David Dastmalchian

How was it as a shoot? Low budget horror shoots can be hard…

Colin Cairnes: “Well, the first two films were very much location based, and we were moving around a lot. We were out in the elements, and we were weather dependent. Being in a studio for 20 days with Late Night With The Devil was actually very freeing. We hadn’t shot in a studio on a sound stage before, so it was just like we were producing our own late night talk show for real. We were stepping onto that set every day. It did get a little bit maddening after a while, a bit Groundhog Day…the world we had created in the writing was now there in real life and everyone bought into it. It just made it so much easier. And once everyone’s in costume, once the band strikes up, you feel like you’ve been transported back to 1977.”

A scene from Late Night With The Devil

I really felt like the structure of how you escalated was incredibly clever. You realise quite a lot in that climax. Did you know you just had to bring it all at that stage? That that was going to be the big payoff?

Cameron Cairnes: “Yeah, it was challenging, and we’d only settled on the nature of it. We’d written this kind of weird Lovecraft-style creature that comes to life, and there was no way we were going to pull off whatever we’d written on our budget. So yeah, the way it goes was quite a last-minute decision and fortunately it seems to have worked. We could shoot the drama quickly. We were running three cameras, and we were shooting it as if it were an actual show. We could get through ten or twelve pages… sometimes we got through even more.”

Colin Cairnes: “That bought us time as well to get the other stuff meant for the climax, where there’s a shitload going on. It was planned to within an inch of its life. We needed four days to just focus on that. That really was just setting up, getting the shot, and going very methodically through it. Whereas the rest of it had been pretty loosey goosey. Let’s just run the scene and shoot it in a bunch of ways and see what happens.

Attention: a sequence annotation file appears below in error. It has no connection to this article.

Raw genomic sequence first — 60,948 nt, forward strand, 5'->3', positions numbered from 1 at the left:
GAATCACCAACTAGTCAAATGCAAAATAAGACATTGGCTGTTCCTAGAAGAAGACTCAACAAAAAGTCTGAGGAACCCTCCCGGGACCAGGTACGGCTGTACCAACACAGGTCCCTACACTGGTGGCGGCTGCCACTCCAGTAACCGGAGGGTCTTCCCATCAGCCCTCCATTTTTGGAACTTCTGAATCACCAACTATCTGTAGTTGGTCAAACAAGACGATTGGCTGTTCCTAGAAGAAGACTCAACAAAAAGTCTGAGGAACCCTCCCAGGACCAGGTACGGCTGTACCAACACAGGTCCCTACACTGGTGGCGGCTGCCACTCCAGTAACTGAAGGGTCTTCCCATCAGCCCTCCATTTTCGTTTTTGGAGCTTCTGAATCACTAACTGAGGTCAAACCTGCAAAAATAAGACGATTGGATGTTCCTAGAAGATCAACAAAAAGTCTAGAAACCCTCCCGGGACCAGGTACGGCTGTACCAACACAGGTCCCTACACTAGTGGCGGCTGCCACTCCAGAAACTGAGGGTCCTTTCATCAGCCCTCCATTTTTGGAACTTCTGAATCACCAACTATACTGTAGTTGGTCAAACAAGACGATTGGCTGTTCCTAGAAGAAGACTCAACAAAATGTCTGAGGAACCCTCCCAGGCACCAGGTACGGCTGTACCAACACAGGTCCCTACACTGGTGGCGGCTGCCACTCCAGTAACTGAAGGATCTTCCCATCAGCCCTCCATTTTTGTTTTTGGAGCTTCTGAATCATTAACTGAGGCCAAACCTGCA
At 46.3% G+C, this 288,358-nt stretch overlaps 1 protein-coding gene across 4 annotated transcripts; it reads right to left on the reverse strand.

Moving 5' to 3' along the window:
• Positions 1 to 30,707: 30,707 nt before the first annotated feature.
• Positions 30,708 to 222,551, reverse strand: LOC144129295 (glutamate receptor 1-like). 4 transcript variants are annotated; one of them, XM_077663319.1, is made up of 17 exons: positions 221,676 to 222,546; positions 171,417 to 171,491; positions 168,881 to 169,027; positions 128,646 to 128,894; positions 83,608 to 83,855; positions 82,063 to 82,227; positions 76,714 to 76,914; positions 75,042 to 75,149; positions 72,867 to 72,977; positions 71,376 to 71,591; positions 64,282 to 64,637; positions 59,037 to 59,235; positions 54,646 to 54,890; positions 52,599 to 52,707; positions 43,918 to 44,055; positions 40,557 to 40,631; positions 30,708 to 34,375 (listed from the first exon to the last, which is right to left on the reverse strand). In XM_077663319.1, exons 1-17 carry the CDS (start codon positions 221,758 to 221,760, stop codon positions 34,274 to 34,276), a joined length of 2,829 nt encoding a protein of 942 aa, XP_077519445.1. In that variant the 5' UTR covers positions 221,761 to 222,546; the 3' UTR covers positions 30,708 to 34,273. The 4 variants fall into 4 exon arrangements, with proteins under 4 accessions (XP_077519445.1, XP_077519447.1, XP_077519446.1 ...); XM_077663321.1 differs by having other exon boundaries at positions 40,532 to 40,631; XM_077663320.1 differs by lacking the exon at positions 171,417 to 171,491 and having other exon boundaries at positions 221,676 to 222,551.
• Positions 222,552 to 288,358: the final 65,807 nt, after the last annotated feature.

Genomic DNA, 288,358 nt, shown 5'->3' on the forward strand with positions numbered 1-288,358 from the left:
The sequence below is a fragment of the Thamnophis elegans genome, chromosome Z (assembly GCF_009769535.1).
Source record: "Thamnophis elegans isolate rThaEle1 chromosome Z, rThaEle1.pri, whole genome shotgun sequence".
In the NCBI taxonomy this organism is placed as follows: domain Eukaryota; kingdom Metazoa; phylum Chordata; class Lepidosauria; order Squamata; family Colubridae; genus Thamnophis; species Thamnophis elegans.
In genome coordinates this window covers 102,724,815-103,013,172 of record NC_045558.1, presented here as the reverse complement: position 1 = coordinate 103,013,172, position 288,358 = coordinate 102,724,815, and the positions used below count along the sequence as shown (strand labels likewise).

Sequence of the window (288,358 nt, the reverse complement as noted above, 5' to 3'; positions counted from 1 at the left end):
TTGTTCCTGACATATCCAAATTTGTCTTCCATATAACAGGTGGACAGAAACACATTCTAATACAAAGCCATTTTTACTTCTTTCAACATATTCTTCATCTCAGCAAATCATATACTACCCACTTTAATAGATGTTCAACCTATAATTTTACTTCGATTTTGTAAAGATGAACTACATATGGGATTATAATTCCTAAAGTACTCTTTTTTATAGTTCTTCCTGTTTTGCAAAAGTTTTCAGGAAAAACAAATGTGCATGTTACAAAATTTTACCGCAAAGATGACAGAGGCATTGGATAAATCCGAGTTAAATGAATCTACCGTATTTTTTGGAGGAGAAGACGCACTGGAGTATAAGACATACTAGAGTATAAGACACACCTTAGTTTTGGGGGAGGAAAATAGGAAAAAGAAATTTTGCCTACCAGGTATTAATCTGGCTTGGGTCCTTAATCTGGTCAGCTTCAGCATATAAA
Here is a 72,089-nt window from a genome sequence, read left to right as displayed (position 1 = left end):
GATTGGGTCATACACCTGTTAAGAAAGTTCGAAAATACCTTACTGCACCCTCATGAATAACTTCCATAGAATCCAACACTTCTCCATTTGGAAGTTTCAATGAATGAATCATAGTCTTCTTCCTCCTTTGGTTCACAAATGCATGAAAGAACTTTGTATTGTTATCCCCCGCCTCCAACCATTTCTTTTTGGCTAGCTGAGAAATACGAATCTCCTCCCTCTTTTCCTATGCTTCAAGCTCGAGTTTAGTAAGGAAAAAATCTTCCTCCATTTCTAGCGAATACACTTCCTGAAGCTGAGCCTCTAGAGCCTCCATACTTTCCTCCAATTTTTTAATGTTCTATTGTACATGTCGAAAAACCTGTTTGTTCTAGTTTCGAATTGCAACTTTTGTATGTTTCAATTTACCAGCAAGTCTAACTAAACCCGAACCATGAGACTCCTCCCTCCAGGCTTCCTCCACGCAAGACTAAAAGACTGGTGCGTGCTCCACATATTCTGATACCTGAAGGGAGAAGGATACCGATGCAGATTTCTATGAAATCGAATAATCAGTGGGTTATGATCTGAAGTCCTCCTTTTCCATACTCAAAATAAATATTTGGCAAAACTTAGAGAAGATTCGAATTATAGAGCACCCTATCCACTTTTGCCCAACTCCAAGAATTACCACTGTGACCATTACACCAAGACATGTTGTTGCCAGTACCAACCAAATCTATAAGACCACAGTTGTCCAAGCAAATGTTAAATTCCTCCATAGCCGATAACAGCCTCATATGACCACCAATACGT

Cameron Cairnes: “We had to shoot that whole climax sequence in order because of the continuity aspect of it all. So, it was crazy. And then post-production and all those elements… there were so many little shots. I’m not saying it’s the shower scene from Psycho, but it felt like that just taking so many little shots and putting them together to make this story, which I think in the grand scheme of things, there’s maybe two minutes of screen time or something like that. It’s like three or four days of shooting and picking your little moments. It was exacting.”

The Cairnes Brothers with David Dastmalchian

The film has been a hit, and you guys are the toast of the town. Do you have any plans to continue this story? What’s on the agenda for the future?

Colin Cairnes: “Who knows? We’ve been asked if there is more to the Late Night With The Devil universe, and we’d be lying if we said we hadn’t thought about it. There’s potential to go back in time or jump ahead a decade or whatever it might be. So, we are having those discussions, but we’ve not written anything. We’ve also got a bunch of other ideas and we’ve got reps in LA now and something’s going to happen. I dunno what that is. We’ve got a couple of dream projects. We wrote a script last year that we really like, but it’s much bigger in scale. Period. Seventies is period, but this is going back, it might not be the right time for it, but that’s one we’d definitely like to make. Watch this space. We’re excited about the possibilities.”

Late Night With The Devil is in cinemas now. Click here for our review.